The next few rounds were filled with action, but of an indecisive sort. It was the 10th round that persuaded the Mexican contingent that their boy was a winner. It was, indeed, Castillo's finest round. He began with a good right to the head, which Rose countered nicely with a left and right. Then Chucho hooked to the head, threw a left and right to the head and forced Rose into some defensive jabbing. Rose was staggered by a one-two combination, and Chucho saw his opportunity. He threw a now-or-never right to the head, shook off Rose's counter, ignored a hook and a jab and crashed home a long roundhouse right that sent Rose to the canvas and the crowd into bedlam.
Rose was up at the count of four, coolly considering his opponent, who was crouched, snarling like a frustrated wildcat, in a neutral corner. Rose has been knocked down before and has risen to win, and it was clear from his expression that he was by no means dismayed this time. As Young tolled off the mandatory eight-count Chucho was unable to contain himself and charged out of his corner before the count was finished. The referee waved him back, and that gained Rose a few more precious seconds in which to clear his head and consider the situation.
That 10th round was easily the most important of the fight from a scoring standpoint. Under New York scoring rules, Chucho would merely have won the round, with extra points for the knockdown considered only if the fight ended in a draw by rounds. In the California point system a fighter may be awarded anywhere from zero to five points in a round, though it is conceded that if he gets five points the bout should be stopped to save his opponent from further punishment. In this case all three officials gave Chucho two points, though the newspaper sports columnist who originated the system, Morton Moss, gave three, pointing out that the Mexican had dominated the entire round, aside from the knockdown.
At any rate, Chucho won that one big, and every Mexican in the arena remembered it big, too, when the final score was announced. The aborigine slipped once again, in the 12th, from the force of a right-hand lead, an awkwardness to which, for all his superior boxing ability, he is prone. Rose won the 14th handily; the 15th was won, though by a slim margin, by Castillo, a fact which built up even more pressure in the Mexican contingent. And, though both men were clearly tired, Rose was more obviously a weary little fighter.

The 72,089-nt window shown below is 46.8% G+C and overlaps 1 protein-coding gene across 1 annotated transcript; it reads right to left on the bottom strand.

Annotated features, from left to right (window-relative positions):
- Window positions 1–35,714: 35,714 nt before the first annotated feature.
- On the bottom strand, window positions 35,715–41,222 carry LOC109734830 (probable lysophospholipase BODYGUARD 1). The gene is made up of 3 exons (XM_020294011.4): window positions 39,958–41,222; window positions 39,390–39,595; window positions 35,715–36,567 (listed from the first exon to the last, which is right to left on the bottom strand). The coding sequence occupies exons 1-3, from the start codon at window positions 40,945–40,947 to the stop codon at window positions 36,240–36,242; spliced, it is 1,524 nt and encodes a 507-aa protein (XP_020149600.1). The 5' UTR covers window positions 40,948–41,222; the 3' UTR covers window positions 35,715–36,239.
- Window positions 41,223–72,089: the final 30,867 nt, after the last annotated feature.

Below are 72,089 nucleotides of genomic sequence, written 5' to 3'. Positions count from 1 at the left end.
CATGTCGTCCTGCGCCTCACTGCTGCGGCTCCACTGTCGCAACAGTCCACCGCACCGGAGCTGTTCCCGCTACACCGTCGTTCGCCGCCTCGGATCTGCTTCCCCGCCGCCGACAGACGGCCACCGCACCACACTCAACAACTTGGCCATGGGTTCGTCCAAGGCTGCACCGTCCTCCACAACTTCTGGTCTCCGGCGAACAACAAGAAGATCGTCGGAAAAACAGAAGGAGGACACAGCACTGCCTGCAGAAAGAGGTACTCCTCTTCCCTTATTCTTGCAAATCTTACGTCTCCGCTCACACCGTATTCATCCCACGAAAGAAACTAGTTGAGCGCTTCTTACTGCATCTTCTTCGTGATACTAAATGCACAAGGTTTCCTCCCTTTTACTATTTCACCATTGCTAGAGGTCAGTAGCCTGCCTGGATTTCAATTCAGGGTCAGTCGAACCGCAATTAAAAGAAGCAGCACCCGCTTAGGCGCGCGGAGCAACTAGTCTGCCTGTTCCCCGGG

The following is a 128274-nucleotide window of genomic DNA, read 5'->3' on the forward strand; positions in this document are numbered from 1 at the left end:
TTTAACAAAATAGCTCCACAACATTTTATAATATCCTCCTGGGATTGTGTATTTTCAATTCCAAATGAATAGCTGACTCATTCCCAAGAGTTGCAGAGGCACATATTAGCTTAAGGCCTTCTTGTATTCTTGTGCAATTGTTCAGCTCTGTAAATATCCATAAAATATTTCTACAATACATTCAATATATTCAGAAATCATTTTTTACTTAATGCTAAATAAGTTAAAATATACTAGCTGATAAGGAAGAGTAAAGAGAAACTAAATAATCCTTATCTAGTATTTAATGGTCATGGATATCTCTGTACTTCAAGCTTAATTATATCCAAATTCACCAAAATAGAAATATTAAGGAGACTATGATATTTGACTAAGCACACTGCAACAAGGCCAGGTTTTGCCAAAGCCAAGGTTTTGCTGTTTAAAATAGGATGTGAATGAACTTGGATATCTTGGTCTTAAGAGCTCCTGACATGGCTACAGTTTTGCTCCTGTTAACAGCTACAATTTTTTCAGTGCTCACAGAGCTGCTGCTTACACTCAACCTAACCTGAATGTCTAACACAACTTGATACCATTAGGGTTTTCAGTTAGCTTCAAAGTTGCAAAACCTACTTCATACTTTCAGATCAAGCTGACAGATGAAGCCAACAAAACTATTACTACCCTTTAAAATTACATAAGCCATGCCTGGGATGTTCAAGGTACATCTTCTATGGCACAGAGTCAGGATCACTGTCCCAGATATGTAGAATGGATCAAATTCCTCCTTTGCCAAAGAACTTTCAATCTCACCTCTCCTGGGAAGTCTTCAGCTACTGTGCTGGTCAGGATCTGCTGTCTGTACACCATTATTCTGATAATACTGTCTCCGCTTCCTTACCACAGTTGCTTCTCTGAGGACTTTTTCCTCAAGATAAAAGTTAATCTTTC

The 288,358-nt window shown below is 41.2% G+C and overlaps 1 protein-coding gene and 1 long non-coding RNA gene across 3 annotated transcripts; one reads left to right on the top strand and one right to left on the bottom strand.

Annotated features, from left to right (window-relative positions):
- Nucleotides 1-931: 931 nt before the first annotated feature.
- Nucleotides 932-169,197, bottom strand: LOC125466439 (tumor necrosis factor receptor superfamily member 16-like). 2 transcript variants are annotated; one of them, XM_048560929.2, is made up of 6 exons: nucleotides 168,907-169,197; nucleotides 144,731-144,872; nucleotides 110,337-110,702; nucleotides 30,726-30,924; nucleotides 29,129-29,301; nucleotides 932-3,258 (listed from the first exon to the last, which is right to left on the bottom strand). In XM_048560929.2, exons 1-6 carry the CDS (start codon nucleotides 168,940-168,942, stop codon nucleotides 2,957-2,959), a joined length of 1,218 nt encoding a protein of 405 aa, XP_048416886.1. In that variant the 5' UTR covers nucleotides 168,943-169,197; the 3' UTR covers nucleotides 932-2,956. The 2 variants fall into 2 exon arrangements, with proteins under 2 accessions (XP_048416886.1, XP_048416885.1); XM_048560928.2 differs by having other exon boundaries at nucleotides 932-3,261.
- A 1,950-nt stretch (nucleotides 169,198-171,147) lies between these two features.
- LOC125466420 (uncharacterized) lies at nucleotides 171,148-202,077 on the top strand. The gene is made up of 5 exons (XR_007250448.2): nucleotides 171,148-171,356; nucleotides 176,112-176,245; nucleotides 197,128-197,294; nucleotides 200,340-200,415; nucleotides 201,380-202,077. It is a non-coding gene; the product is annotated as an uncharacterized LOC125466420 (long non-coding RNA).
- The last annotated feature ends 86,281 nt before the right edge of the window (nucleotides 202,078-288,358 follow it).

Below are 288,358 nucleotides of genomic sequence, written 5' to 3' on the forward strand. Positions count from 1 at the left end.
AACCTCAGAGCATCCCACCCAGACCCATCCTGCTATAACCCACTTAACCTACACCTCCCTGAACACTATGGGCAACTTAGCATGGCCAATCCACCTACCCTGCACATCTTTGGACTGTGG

Before announcement of the result, some spectators who remembered previous riots in the Los Angeles area involving unsuccessful Mexican fighters moved toward the exits in order to fade swiftly away as soon as the verdict was given. They were wise. Young's vote for Castillo was given last and was all but lost in the uproar that followed the disclosure that the two judges had voted for the aborigine. The crowd took it as an ungracious act.
"Nahsty bahstids, aren't they?" an Australian sportswriter observed after a whiskey bottle had whistled past his head. As a police escort led him from ring to dressing room, Rose was missed by fractions of an inch. Later, puffing his pipe in his dressing room and nursing hands too sore to be shaken in congratulation, the aborigine observed: "If that bottle had hit me it would have taken my head off." Referee Young, the only official who voted for Castillo, was hit above his right temple by a flung bottle and arrived at the dressing room with blood spurting through his graying hair and spattering his shirt. Several policemen and a fireman were struck by flying debris.
It was a wild night at the Forum, and a succession of such riots over the years has now made it very doubtful that Mexican fighters of importance will be invited soon to show their talents in a big fight show. It is too bad, from their standpoint, because me huge Yanqui purse is just not available in Mexico, where a law limits the prices that may be charged for admission. Castillo's guarantee for this match was $20,000, the most he ever has made or likely will. Rose was guaranteed $75,000, and that, said Promoter Parnassus, is the most ever paid for a bantamweight fight. Even so, Jack Rennie, Rose's manager, will think twice before bringing the fascinating aborigine back to Los Angeles. Rennie was cut on elbow and hand when he slipped into broken glass while trying to avoid a missile.
"If we fight here again," he said, "we want more police protection."
But to what extent "more" police protection can handle an infuriated mob like that which took over the Forum is debatable. Guns and Mace will not do it without creating a stir that would kill boxing in California. A disheartened George Parnassus, a sentimental sort of man, wept at the disgraceful way in which what may have been his finest promotion was tarnished. Jack Kent Cooke grimly supervised the cleaning up of his arena for the next night's hockey game. Chucho went back to Mexico and may not be seen in these parts again, his career ruined by the excesses of his countrymen.
The winner, overall, was Lionel Rose, not just in the ring but in the hearts of those who saw his brilliant boxing performance and heard his gentlemanly words of praise for the very good man he had beaten. (Chucho had all but called Rose a coward because he would not stand still to get hit.) An aborigine, Lionel Rose has established, is not necessarily a Stone Age man.